It's impossible not to feel the weight of history as you descend into Joseph Canyon. The tall grass was white with the changing season, the river a darkness far below. Once I got ahead of my companions and the only sound was the breath of the wind, gathering strength as it combed through the ponderosas, climbed the finger ridges and swept down the canyon.
The Precious Lands are the result of a cooperative effort that has the Nez Perce tribe managing this wildlife area in the heart of where their vast lands used to be. The story of their removal and flight and eventual dispersion to places like Oklahoma is a tragic one. Nothing can make up for it, but the land remembers and heals, always.
It is two thousand feet to the river, a steep tumble that has us dreading the ascent, but we are drawn to it, hoping to discover some of the mysteries of this unknown place. Most access to this canyon is closely guarded; it is either private land or too rugged to navigate. In a gracious gesture, the tribe allows limited recreation use; I descend with respect.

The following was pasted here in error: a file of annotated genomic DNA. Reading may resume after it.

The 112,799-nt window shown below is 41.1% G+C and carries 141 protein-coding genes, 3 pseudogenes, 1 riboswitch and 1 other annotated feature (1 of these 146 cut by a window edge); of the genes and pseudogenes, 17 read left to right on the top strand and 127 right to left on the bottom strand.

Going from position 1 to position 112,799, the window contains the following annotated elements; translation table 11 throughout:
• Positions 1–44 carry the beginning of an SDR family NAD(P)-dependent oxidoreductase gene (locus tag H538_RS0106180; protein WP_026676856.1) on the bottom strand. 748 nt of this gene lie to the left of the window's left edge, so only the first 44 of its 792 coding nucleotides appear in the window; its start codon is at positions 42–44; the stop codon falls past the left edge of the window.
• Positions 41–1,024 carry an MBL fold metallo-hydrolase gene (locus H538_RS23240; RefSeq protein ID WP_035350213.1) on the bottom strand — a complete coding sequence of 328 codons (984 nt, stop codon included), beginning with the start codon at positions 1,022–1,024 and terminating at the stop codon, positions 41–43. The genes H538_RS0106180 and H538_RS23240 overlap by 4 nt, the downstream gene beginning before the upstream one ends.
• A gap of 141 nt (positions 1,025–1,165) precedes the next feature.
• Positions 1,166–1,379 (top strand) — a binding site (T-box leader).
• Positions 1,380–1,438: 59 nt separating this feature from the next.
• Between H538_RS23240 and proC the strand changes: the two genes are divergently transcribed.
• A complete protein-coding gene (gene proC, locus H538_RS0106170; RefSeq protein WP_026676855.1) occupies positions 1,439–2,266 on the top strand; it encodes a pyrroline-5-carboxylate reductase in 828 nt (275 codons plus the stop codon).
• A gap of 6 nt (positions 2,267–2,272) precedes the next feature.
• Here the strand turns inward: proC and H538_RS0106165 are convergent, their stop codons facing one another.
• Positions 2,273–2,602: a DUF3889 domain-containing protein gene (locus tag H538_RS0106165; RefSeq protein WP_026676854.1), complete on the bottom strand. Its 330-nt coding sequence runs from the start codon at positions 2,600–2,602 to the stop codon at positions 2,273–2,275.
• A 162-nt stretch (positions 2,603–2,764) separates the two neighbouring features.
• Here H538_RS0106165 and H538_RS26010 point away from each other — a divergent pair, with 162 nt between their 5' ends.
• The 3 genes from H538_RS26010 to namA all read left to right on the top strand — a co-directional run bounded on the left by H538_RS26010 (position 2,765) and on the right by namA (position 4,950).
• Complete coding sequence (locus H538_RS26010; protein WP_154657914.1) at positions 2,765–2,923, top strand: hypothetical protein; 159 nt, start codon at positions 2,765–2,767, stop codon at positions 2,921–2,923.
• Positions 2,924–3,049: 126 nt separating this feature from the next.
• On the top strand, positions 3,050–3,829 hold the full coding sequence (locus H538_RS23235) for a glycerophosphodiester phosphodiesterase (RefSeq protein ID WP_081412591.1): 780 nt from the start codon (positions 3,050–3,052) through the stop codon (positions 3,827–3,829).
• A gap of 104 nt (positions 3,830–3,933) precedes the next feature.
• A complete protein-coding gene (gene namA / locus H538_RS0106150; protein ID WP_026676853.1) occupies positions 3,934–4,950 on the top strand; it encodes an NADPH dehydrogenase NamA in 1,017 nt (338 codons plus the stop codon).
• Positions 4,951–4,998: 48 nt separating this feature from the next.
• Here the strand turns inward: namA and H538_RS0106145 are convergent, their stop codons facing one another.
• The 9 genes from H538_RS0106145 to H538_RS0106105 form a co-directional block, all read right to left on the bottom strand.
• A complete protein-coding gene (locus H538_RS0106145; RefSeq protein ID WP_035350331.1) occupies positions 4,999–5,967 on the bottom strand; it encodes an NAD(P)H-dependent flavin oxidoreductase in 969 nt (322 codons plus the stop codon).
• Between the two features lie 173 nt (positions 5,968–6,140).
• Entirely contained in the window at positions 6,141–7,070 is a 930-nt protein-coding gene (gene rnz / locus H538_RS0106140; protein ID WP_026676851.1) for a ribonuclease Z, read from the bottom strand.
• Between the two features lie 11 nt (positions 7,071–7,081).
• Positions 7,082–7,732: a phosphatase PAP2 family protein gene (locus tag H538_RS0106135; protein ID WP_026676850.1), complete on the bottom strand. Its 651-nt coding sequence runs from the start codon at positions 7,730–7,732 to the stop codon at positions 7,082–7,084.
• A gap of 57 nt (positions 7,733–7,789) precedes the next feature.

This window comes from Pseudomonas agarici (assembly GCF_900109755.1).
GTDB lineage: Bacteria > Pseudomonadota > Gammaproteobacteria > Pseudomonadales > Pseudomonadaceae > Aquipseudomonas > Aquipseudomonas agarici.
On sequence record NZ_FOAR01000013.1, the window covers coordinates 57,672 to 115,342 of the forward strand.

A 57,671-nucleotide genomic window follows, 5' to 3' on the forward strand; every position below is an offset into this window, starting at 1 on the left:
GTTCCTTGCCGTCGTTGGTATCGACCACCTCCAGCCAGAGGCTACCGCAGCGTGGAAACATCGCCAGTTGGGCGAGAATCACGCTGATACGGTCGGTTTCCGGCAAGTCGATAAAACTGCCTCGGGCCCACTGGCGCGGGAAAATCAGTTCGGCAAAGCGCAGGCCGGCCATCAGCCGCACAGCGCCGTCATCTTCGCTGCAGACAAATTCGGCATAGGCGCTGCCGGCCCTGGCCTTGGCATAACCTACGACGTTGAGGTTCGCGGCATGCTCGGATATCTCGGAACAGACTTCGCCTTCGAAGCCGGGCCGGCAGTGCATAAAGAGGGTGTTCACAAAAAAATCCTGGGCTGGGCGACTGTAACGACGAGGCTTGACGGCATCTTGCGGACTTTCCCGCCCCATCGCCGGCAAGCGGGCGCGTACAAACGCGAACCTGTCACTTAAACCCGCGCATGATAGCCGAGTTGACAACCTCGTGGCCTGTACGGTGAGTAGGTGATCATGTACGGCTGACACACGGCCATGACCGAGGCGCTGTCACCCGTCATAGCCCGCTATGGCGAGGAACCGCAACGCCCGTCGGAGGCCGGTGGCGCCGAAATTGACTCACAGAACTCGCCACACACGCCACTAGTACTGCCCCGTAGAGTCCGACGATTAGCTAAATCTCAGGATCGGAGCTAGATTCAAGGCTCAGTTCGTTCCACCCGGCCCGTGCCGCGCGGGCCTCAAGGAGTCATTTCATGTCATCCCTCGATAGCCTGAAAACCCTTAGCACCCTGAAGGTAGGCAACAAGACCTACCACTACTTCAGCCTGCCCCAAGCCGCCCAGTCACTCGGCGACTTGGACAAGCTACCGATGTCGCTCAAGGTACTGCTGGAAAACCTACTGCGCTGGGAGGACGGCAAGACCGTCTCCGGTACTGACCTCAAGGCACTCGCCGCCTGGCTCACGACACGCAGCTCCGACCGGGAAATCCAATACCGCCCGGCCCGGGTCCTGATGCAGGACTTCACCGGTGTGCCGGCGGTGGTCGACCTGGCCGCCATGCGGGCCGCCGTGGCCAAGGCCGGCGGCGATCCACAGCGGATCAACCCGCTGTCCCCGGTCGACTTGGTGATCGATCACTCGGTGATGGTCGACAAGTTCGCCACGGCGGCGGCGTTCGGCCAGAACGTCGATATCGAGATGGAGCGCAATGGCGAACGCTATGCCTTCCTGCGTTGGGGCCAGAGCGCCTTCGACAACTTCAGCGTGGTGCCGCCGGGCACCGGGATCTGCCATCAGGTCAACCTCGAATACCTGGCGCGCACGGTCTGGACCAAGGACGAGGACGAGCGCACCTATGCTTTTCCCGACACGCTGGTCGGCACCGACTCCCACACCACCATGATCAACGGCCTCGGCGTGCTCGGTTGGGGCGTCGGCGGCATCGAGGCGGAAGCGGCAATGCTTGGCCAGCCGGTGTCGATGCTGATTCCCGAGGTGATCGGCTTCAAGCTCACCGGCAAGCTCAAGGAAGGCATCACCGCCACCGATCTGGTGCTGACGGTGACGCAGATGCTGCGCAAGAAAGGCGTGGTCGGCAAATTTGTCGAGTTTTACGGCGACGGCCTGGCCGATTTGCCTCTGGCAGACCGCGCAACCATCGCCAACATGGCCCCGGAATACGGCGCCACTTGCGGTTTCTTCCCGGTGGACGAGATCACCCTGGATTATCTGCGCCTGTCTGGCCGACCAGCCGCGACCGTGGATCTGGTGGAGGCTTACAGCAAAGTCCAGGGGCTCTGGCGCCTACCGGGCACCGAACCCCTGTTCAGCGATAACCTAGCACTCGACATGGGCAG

At the river I am delighted to find a secret hot springs.
We sit in the grass in our T-shirts; it is back to summer at this elevation. Nobody else is around; this place isn't advertised. I will never know the deep tie to a landscape that the Nez Perce know. A gypsy, I never have lived anywhere long and the idea of a country handed down by your grandparents and those before them is foreign to me. Because of gold and an idea of supremacy, harsh battles were waged over this place. It is precious indeed and back where it should be.